4. 2 points
  5. 1 point
    Online Video Downloader https://www.tubeoffline.com/
  6. 1 point
    very good to hear u caught them and rectified it and nothing was stolen..
  7. 1 point
  8. 1 point
    Yea wait until I found out who pwned me, They think I'm at War with Uranus, Well I shove them up Uranus A$$
  9. 1 point
  10. 1 point
    Google dropping Android apps who have no business reading SMS, call logs As open as the Android platform may be, it is also criticized for being just as open to abuse. Google has been trying to plug up holes that it may have left open in the past, though sometimes it accidentally also shuts the door on well-meaning developers’ faces. One recent example of that is its new policy on SMS and Call Log permissions which almost spelled trouble for Tasker. While the popular automation framework managed to dodge that bullet, Google is now reminding other developers that the hammer will be falling soon. The history of Android app permissions is a messy one but hindsight is always 20/20. All Google can really do damage control and try to curtail the broader permissions it allowed apps to have before. Unfortunately, sometimes such changes are bound to break things and ruffle a few feathers. That happened last November when Google announced that apps that currently have permissions for SMS and Call Logs but are not actually SMS apps or phone apps would be banned from Google Play Store. The idea was that those apps wouldn’t have any business being able to read what should be private data. In fact, those permissions have indeed been misused and abused to violate user privacy. Unfortunately, that new policy also hit apps like Tasker that, while not necessarily SMS or phone apps, allow users to automate the sending of messages or making calls. Accessibility apps also fell afoul of the policy so Google has given them some reprieve by letting them apply for an exception subject to review. That period for applying exceptions is now over and offending apps will soon be removed from the Google Play Store. Google isn’t closing the door, however, and developers can either remove the unnecessary permissions from their apps or submit a permission declaration to be reviewed. Hopefully, this could lead to a significant reduction in wayward apps, at least until some new permission becomes the new security hole.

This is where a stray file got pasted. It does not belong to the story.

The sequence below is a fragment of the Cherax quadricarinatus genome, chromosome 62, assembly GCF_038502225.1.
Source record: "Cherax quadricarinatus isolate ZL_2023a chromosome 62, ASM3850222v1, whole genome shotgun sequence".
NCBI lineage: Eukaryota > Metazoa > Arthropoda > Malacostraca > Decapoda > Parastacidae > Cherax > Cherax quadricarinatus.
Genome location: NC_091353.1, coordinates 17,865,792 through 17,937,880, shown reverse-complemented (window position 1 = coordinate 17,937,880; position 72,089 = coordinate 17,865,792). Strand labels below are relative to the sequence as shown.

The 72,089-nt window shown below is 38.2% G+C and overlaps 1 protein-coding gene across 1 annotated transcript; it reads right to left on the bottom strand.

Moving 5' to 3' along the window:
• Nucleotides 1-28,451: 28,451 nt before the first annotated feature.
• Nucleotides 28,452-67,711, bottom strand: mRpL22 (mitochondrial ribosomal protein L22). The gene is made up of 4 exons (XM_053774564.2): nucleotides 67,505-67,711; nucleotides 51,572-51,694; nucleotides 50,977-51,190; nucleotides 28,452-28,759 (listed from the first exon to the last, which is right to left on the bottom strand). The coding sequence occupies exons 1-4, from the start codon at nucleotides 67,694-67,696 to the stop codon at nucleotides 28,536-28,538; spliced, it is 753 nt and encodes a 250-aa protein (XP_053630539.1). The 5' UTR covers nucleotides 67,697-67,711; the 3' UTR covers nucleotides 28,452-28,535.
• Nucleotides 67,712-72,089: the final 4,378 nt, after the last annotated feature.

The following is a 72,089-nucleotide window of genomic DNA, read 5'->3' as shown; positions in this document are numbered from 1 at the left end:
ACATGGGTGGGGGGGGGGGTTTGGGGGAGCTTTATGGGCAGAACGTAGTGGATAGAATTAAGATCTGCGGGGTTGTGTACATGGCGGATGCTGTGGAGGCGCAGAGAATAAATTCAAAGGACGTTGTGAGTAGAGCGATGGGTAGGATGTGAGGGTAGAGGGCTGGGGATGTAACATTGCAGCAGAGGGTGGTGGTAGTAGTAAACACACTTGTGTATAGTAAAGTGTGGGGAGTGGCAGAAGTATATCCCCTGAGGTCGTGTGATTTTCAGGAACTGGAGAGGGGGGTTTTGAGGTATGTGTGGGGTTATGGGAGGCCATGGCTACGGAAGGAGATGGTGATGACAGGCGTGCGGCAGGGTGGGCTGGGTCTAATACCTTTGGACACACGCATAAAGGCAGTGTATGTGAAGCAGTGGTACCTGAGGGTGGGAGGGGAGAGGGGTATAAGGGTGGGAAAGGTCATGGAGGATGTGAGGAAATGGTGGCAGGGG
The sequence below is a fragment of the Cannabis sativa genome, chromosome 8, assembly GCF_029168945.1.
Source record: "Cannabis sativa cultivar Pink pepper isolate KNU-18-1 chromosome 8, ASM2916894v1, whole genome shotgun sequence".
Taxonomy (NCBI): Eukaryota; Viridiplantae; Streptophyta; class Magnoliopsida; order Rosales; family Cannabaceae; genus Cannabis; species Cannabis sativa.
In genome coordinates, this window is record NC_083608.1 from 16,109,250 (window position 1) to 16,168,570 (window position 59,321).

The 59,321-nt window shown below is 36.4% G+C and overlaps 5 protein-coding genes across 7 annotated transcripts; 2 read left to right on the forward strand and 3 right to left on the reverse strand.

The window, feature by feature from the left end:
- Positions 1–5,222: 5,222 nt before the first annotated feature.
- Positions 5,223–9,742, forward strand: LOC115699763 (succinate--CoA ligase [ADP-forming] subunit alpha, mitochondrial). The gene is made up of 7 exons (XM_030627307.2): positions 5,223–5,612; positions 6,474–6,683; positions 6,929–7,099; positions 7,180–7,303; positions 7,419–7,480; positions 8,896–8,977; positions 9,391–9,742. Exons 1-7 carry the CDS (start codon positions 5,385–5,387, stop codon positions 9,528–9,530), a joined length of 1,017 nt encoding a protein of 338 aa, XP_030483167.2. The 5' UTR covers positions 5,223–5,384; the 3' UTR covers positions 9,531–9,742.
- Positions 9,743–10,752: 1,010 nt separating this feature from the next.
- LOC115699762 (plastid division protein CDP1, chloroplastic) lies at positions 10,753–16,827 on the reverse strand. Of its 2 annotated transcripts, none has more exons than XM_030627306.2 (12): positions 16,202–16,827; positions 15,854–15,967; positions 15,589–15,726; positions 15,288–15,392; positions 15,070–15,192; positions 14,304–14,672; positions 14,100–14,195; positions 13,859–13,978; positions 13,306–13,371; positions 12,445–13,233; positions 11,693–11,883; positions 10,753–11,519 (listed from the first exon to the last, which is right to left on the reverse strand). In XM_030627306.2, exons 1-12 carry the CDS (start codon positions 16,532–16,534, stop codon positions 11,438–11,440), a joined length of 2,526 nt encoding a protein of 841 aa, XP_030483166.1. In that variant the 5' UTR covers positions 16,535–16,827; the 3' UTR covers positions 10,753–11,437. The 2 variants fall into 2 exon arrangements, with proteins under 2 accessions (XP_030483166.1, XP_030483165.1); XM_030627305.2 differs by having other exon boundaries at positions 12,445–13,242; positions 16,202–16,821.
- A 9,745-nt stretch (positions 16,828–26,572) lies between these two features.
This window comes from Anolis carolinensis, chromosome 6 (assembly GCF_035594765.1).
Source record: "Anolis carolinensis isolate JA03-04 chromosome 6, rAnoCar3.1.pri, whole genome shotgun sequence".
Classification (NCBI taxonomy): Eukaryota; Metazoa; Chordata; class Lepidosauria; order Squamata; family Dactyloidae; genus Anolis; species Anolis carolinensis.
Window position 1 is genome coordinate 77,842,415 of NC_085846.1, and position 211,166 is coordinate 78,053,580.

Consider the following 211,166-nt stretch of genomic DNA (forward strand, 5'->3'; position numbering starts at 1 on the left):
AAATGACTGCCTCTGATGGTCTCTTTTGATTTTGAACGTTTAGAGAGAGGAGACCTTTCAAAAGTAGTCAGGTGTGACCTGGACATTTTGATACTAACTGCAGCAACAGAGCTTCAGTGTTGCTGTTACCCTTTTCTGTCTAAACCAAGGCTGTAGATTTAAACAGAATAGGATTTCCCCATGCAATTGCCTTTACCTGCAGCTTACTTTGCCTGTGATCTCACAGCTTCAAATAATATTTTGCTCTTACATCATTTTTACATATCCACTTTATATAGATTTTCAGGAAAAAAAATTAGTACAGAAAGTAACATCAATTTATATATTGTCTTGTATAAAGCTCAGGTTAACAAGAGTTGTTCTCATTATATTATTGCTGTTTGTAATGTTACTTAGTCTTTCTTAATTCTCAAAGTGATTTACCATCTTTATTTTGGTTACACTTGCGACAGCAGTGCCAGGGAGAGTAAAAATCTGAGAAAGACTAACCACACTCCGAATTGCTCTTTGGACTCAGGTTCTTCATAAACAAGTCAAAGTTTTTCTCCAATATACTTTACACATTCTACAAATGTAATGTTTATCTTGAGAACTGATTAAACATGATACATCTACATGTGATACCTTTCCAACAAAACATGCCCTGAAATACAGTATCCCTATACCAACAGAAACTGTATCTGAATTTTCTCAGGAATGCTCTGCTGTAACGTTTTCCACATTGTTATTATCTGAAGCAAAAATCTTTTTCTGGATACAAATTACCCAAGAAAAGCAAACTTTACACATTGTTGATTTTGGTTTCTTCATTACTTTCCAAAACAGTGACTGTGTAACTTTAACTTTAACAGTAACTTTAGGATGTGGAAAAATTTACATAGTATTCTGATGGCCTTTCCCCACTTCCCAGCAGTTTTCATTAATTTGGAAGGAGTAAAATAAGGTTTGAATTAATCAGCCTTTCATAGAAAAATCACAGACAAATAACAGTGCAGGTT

11. 1 point
    I want to donate $15 using paypal
  12. 1 point
  13. 1 point
    Thank you very much for the great help I have received here. Life is not always kind. When you get older you figure that out. And not to be the first to throw stones until you have walked in that mans shoes. (or heels). Not to wear my heart on my sleeve. I have had cancer multiple times and in the last few years had two major heart surgeries. Not things you plan on or can even prepare for. Nor is it something I talk a lot about. Maybe its the time of year. The kindness of strangers has been a huge blessing for me and a bigger lesson. I do not believe that people know how good we have it. If you only focus on what you do not have that is all you have. Anyway, I just wanted to say thanks to CyberPhoenix for the hours of good reading and PC help they have given without a thought. Thank You CyberPhoenix Brian
  14. 1 point
    Looks like we need $25 to reach our goal? I would like to donate that amount! PM me the particulars. Thanks, BFlash
  15. 1 point
    Hi CyberGod - Nice community... Would a USA Amazon Gift Card be acceptable to you? Please let me know! Thanks. Earthnet
  16. 1 point
    15 dollars via paypal cheers jakjak
  17. 1 point
    heat4her > CyberGod Wish to donate $15.00 via PayPal My PayPal inet address is czyk_07@yahoo.com
  18. 1 point
    Mate wish to donate $25 Paypal richobob1@hotmail.com
  19. 0 points
    Very relevant. I've had two financial breaches this week. Quickly caught and reversed but could have been bad.
  20. 0 points
    Pretty cool, 10 year history of each time I got pwned Just happens I knew most of them and have recently been over My security....